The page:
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Alloying in the Small Shop

I apologize as this is really somewhat off topic. First some of you
on this list may wish to visit

  • this site as two articles of great interest to many, one in
    particular that will be of interest to many, Alloying in the Small
    Shop, its worth the look.

Although this dose not answer the question directly as this (below)
is instructions for alloying, it is the best I have seen. (The ingot
made is for putting through a rolling mill, target, i.e.
investment/mold, would apply more often.) What is said here applies
except for the adding of copper or other metal, but casting is easier
than alloying. Disregard the “not following directions” as often some
of what is in print is rather unclear (they assume you already know
something) and this may be the problem, the incomplete knowledge of

Moreover it may be helpful to list what torch you are using from a
troubleshooting standpoint, the tip used may not be the right size
and needs to go up in size/type. Someone on the list no doubt uses
whatever type you have and may be able to give an answer, for example
if using converted acetylene equipment (different tips allowing it to
burn propane), typically this burns at 1850F. Not much of a margin
when the cubicle and amount to be melted are taken into account, a
can of mapp will boost this (it still is cleaner than acetylene).
Then again Smith puts out a real honker (tip) for propane, 76,000
Btu. That is why it may be useful to know what torch is used, as
someone on the list most likely uses that for some casting and could
say “this is what I do,” tip used etc., simply copy the move.

It is often some small thing over looked that causes the most
problems, preheating the crucible before adding the silver to melt
may make a lot or all of the difference, a cold crucible may be the
problem, the heat on the silver being transferred to the crucible and
"lost." Sometimes as with an oxy/acetylene torch preheating the
crucible, using the largest tip and Toning Down the flame (a reducing
flame) can make a difference in success. As a note with air/acetylene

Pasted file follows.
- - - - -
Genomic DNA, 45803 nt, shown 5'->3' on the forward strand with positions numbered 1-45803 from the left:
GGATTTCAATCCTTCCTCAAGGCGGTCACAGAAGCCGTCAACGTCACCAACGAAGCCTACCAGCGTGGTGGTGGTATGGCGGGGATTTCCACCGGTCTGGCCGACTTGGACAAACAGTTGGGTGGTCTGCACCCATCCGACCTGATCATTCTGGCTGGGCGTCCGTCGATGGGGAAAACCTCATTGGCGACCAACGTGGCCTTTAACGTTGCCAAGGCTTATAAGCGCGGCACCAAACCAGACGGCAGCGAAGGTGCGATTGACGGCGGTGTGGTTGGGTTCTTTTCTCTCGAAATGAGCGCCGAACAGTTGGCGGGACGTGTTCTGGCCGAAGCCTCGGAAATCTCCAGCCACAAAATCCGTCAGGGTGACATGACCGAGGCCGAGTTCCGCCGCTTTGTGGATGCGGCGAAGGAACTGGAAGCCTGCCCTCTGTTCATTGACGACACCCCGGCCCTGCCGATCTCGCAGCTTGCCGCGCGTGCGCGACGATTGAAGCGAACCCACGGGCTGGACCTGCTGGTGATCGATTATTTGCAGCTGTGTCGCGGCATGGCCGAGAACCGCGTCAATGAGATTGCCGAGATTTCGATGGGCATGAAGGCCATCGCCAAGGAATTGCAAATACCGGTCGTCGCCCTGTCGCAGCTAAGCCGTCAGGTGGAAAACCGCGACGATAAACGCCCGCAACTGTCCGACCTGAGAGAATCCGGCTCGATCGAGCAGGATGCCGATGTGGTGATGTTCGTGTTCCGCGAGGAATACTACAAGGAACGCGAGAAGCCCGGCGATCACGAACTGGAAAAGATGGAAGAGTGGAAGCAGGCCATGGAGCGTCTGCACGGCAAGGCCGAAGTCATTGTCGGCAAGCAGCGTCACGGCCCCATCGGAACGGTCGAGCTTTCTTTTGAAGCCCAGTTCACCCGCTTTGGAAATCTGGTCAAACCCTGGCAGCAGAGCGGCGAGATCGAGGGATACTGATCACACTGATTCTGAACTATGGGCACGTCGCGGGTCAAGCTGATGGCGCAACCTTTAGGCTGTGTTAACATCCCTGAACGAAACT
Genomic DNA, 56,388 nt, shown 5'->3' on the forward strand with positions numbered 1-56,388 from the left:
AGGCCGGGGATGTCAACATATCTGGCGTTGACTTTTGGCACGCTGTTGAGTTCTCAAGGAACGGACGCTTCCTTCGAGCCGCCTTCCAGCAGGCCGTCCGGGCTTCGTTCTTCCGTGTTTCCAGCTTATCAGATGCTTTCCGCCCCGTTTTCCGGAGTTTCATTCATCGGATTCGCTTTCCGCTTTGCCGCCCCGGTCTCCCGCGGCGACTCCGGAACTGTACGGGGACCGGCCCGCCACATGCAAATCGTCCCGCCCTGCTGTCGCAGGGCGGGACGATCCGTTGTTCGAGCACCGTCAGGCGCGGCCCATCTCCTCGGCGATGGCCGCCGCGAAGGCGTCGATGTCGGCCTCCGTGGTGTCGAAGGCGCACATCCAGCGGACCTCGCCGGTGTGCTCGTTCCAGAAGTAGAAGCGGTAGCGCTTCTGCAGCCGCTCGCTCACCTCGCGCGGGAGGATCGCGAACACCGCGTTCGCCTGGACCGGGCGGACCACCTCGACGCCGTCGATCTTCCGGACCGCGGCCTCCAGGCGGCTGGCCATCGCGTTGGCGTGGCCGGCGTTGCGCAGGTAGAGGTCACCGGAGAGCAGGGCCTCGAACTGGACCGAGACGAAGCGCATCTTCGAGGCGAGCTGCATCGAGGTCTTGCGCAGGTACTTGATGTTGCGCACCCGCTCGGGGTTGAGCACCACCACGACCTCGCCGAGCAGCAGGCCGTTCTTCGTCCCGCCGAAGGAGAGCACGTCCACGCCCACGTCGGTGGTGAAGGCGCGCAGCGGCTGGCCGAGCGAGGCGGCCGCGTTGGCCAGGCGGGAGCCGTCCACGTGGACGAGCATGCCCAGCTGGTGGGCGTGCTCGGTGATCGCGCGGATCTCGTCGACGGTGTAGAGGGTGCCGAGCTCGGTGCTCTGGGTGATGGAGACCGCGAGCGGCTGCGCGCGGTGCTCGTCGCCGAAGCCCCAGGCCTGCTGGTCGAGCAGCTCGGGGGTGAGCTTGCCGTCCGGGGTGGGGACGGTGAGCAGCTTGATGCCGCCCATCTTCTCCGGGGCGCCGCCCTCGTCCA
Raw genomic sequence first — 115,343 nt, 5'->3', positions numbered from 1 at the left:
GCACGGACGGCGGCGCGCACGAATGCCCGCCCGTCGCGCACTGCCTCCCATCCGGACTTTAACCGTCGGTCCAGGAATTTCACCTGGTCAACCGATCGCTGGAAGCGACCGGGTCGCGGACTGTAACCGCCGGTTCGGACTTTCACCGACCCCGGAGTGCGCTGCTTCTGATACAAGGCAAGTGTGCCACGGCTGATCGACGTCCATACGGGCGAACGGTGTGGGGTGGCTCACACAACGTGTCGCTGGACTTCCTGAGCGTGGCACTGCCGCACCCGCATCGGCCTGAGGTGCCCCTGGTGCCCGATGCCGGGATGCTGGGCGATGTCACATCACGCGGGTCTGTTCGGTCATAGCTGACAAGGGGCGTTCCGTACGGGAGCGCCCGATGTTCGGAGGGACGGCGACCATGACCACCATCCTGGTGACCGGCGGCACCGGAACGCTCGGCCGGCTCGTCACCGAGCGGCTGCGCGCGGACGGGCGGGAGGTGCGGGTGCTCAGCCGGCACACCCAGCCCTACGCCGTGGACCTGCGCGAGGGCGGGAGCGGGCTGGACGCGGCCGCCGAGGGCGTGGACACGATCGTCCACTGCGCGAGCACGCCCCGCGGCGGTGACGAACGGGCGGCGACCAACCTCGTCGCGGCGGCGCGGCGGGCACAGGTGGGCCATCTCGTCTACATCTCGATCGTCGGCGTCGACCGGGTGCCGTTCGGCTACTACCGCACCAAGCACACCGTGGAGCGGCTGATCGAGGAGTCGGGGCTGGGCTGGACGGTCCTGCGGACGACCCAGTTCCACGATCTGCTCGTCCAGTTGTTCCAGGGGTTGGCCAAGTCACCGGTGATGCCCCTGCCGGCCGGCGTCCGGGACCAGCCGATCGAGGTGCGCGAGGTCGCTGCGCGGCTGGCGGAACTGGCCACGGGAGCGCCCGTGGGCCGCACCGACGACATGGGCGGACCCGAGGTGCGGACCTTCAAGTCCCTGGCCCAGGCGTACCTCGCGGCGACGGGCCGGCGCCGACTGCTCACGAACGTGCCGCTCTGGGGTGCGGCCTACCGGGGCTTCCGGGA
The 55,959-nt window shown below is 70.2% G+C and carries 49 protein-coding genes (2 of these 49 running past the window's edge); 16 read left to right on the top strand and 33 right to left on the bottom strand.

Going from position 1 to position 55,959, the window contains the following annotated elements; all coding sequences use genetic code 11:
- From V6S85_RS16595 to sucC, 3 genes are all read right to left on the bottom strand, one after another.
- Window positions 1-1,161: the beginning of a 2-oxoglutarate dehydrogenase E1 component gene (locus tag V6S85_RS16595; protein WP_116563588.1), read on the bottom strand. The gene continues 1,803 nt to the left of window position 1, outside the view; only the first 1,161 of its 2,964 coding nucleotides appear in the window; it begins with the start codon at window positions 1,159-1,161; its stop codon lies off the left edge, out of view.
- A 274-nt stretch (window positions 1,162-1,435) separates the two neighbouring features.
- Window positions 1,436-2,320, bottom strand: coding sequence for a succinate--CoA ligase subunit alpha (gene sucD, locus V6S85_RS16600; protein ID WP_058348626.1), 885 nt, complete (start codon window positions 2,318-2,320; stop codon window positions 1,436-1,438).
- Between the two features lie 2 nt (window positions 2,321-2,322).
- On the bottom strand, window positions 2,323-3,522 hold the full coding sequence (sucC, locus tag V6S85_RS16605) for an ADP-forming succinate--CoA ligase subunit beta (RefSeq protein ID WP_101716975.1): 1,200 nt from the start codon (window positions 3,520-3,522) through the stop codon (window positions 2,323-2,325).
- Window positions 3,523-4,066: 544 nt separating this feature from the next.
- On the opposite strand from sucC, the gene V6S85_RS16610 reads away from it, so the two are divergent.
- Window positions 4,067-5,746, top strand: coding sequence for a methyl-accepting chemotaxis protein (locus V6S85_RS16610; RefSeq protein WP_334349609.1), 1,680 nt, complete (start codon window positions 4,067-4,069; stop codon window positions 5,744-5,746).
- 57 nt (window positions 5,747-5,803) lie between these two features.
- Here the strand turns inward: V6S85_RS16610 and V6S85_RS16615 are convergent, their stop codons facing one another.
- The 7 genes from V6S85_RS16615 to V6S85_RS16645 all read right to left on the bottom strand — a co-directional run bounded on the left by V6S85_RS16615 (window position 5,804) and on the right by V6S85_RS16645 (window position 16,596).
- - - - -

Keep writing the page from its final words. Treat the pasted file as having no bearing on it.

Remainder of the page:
used for construction a larger (or largest) tip with the flame toned
down is (depending on size of work) best when soldering the bezel to
the plate. It makes life easier and more pleasant rather than
cranking up a smaller tip, think soft and broad.

Below is an answer to some of this, far different than what I asked
(English is their second language), but as said this is the best
directions I have seen, and was pleased to read it. Martin and D=F6rte
Planert are gold smiths, Australia. Regardless of torch, as they are
referring to the one I have, this is proper procedure for alloying
(and in general applies to casting). Note that if using an investment
to cast a ring or such it should still be hot and used right after
the wax is burned out. It will stay warm enough to allow you to do
the preheating of the crucible (such as used on a centrifugal caster)
to insure a nice cast.

"We have successfully cast silver and gold alloys for normal
workshop applications. As for gold we are usually alloying around 30g
18ct Yellow Gold at a time, never experiencing any problems. Alloying
Sterling Silver requires a large amount of heat over a longer period.
Always preheat the ingot to let the moisture evaporate to a bit more
than hand warm, then preheat the crucible until the inside is
glowing. Remember to melt the fine silver first and then fill in
slowly the borax coated fine copper (preferably small and thin
pieces). Keep the crucible moving to ensure the formation of a
homogeneous alloy. In addition use a graphite stirring-rod to stir
the molten metal, to assist in mixing. This also helps to detect
solid copper parts. If necessary add a little more borax powder and
keep heating until the metal displays a mirror like surface and moves
around freely in the crucible. Make sure to keep the distance between
flame and metal the same while moving the crucible towards the ingot
for casting.

Unsuccessful melting of metal is usually caused by:
An incorrect distance between flame and metal,
flame too small,
crucible not preheated,
copper added too early,
no flux used or
draught cooling the surface.

There will always be someone unable to follow instructions and then
complaining about the product, not detecting the actual cause: lack
of skill.

Martin & D=F6rte Planert"

I hope the small bit of may prove useful to someone, not
so long ago I needed all the help I could get. Again, please take a
look at the alloying for the small shop article, even for merely
curious this is worth the look.


Thank you for the reference to the 'Alloying in the Small Workshop’
papers on the Apecs web-site which I presented at 2 Santa Fe
Symposia. The purpose of these papers was to point out to the small
jewellery workshop principle that it is not necessary to buy ready
made alloys, rather buy fine precious metal and pure base metals to
alloy together in small quantities, first making your own master

I had in mind the fact that when golden sovereigns and half
sovereigns were legal currency in England and Australia they were
often used to add copper and silver too to make 18,15,12, or 9 carat
gold or just used as 22 carat for jewellery.

It was very convenient for the jeweller to take a coin from his
pocket and fashion it into a more valuable piece.

This is still the way I develop and trial new alloys.

Regards to all,
Tony Eccles